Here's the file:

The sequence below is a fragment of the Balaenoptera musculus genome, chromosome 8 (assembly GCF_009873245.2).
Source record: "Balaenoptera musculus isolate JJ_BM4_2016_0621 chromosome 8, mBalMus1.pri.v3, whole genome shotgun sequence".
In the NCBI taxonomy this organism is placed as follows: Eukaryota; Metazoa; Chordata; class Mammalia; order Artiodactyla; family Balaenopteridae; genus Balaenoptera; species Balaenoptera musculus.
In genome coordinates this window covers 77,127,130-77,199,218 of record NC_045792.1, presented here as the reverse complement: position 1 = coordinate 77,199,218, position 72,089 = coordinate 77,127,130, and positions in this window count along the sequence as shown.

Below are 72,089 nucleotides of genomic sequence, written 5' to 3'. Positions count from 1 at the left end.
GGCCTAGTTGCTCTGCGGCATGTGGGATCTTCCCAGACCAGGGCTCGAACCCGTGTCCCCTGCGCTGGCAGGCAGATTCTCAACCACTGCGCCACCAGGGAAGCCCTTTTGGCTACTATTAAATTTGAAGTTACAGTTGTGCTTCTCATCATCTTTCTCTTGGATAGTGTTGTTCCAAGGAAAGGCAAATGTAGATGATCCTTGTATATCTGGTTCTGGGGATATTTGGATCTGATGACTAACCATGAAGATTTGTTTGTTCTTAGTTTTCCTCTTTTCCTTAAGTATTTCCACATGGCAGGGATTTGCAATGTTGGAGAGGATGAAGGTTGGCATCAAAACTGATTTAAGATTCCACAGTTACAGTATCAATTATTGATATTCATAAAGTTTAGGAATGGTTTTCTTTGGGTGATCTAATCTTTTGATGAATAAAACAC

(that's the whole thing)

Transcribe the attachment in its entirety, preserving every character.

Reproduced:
The sequence below is a fragment of the Balaenoptera musculus genome, chromosome 8 (assembly GCF_009873245.2).
Source record: "Balaenoptera musculus isolate JJ_BM4_2016_0621 chromosome 8, mBalMus1.pri.v3, whole genome shotgun sequence".
In the NCBI taxonomy this organism is placed as follows: Eukaryota; Metazoa; Chordata; class Mammalia; order Artiodactyla; family Balaenopteridae; genus Balaenoptera; species Balaenoptera musculus.
In genome coordinates this window covers 77,127,130-77,199,218 of record NC_045792.1, presented here as the reverse complement: position 1 = coordinate 77,199,218, position 72,089 = coordinate 77,127,130, and positions in this window count along the sequence as shown.

Below are 72,089 nucleotides of genomic sequence, written 5' to 3'. Positions count from 1 at the left end.
GGCCTAGTTGCTCTGCGGCATGTGGGATCTTCCCAGACCAGGGCTCGAACCCGTGTCCCCTGCGCTGGCAGGCAGATTCTCAACCACTGCGCCACCAGGGAAGCCCTTTTGGCTACTATTAAATTTGAAGTTACAGTTGTGCTTCTCATCATCTTTCTCTTGGATAGTGTTGTTCCAAGGAAAGGCAAATGTAGATGATCCTTGTATATCTGGTTCTGGGGATATTTGGATCTGATGACTAACCATGAAGATTTGTTTGTTCTTAGTTTTCCTCTTTTCCTTAAGTATTTCCACATGGCAGGGATTTGCAATGTTGGAGAGGATGAAGGTTGGCATCAAAACTGATTTAAGATTCCACAGTTACAGTATCAATTATTGATATTCATAAAGTTTAGGAATGGTTTTCTTTGGGTGATCTAATCTTTTGATGAATAAAACAC